You're traveling through another dimension, a dimension not only of sight and sound but of mind. A journey into a wondrous land whose boundaries are that of imagination. That's the signpost up ahead— your next stop, its Ray’s Place in the Twilight Zone! Do do do do, do do do do—
Imagine you are living in Santa Rosalia, Baja California Sur. Twice you have driven an hour away and then down five miles of winding dusty bouncy dirt roads out into the middle of nowhere in a pasture to go eat at Ray’s Place which is closed. It doesn’t look very prepossessing 50 feet away from the chained entrance that your car can’t cross over, you think you are looking at someone’s home with a kind of shabby restaurant on top. You know the owner is Cuban and you think they serve Cuban food, which would be a novelty in this land of milk and honey. You keep hearing rumors about how great it is.
You are invited by your host, Mr. Rolex, to meet him for dinner at Ray’s Place. You arrive 5 minutes early because you are stupid gringos and are always early to everything. But you are just in time for the sunset which is setting the rocky and cactus studded mountains around you on fire with its last glowing rays. Ray is standing at the top of the wooden stairs on the second story welcoming you in with a big Hollywood smile, “Welcome my friends to Ray’s Place, come in, come in.” Suddenly you are a very different place, it is all lit up with white Christmas lights—you are transported to the tropics in a really beautifully constructed cabana with a lovely second story view. You go sit at the bar and find out Mr. Rolex brought a bottle of very expensive Tequila up some time earlier in the day for your evening’s cocktails. So you sit at the bar sipping on this lovely stuff. Then Mr. Rolex shows up and sits and drinks with you while Rays suggests some appetizers of crab baked in scallop shells with Mornay sauce or would you rather have Oysters Rockefeller, and your ears just about fall off your head that anyone in this God forsaken corner of the world ever heard of Mornay sauce, let alone cooking an appetizer in scallop shells. After several shots of Tequila and the aforesaid appetizer you move over to your table for the main course.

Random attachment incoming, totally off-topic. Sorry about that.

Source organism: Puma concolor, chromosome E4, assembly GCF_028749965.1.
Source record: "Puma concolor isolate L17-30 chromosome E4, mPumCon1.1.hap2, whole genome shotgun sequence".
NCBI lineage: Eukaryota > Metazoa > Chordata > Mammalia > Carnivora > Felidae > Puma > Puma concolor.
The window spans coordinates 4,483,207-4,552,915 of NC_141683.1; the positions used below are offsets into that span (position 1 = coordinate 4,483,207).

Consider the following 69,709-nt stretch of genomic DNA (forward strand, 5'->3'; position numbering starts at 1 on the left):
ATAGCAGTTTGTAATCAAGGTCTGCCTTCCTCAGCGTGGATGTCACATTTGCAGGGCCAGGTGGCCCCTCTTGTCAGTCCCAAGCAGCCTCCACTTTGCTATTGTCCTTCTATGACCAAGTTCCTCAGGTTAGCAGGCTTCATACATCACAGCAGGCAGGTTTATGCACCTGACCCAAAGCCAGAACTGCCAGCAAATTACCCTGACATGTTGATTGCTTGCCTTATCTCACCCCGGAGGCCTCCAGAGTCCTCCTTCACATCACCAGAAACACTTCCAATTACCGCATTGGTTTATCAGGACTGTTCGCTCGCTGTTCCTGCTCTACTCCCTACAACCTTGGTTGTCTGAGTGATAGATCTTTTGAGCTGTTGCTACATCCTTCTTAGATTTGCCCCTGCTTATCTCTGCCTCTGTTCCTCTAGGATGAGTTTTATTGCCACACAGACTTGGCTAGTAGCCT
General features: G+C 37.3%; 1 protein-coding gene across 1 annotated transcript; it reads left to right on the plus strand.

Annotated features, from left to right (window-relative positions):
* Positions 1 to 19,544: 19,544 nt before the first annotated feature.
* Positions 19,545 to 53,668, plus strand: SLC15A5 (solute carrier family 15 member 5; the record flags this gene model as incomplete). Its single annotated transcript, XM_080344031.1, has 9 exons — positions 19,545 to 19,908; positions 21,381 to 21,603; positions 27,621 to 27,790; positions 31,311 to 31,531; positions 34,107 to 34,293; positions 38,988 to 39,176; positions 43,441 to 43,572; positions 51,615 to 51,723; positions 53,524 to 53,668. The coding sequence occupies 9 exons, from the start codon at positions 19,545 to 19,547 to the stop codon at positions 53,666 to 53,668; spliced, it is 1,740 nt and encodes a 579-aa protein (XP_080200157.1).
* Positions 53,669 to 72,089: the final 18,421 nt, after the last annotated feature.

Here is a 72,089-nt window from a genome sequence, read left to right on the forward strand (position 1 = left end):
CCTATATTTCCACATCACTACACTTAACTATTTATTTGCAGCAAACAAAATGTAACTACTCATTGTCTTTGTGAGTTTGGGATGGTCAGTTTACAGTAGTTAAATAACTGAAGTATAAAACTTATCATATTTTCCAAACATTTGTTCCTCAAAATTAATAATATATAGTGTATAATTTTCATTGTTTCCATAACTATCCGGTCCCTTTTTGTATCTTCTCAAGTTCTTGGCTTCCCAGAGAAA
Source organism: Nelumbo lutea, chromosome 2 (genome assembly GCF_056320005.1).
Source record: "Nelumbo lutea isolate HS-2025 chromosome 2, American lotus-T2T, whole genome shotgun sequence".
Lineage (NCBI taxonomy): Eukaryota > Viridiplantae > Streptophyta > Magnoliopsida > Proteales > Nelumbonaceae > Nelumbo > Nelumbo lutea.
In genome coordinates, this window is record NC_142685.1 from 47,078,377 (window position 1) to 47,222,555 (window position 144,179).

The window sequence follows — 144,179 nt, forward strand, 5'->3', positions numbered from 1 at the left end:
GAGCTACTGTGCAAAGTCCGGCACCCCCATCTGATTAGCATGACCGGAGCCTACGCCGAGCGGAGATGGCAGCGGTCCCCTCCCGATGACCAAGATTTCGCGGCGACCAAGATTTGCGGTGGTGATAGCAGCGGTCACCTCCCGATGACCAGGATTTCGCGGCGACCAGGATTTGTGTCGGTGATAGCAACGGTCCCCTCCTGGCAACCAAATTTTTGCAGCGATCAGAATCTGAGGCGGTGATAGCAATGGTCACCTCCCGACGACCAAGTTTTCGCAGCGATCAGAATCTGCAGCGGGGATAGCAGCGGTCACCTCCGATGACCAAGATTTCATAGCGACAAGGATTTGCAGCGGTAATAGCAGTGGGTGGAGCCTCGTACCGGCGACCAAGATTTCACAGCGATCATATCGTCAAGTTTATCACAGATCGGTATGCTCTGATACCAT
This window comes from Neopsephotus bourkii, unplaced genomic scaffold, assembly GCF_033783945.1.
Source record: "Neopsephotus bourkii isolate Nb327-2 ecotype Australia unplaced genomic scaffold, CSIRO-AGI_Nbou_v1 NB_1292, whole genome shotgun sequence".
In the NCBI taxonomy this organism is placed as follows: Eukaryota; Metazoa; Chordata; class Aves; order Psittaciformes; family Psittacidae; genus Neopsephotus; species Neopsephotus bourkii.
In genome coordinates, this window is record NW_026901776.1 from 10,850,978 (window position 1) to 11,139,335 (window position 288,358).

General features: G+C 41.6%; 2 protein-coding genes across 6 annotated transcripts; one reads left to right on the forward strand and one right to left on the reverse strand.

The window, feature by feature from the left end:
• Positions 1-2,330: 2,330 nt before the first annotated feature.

Mr. Rolex has also brought a lovely bottle of a fine Mexican cabernet sauvignon that sets your soul to singing. You have not had such a good wine in so long. You savor every sip. Rays sets a chalkboard with the menu in front of you—lobster, steak, scallops, chicken, fish. When your meal is set in front of you, in my case lobster and steak with a beautiful selection of fresh assorted vegetables scattered artistically on the plate, you can’t believe you are experiencing such a magical evening. Then when you have finished eating, to top it all off, there you are presented with Brandy Alexanders which you never would have ordered, but which you are now addicted to—brandy and Kahlua blended with ice and cream and dusted with cocoa. This is now one of the best meals you have ever had in your entire life and you are sure you will probably die from a splitting headache in the morning, but it is so absolutely worth it. Now you are drinking yet more shots Tequila and are pretty certain that this will be your last supper, but no doubt you will die in your bed happy. Did we really ever eat there, was it real, or was it an imaginary feast? We hope to find out soon by trying to go back again.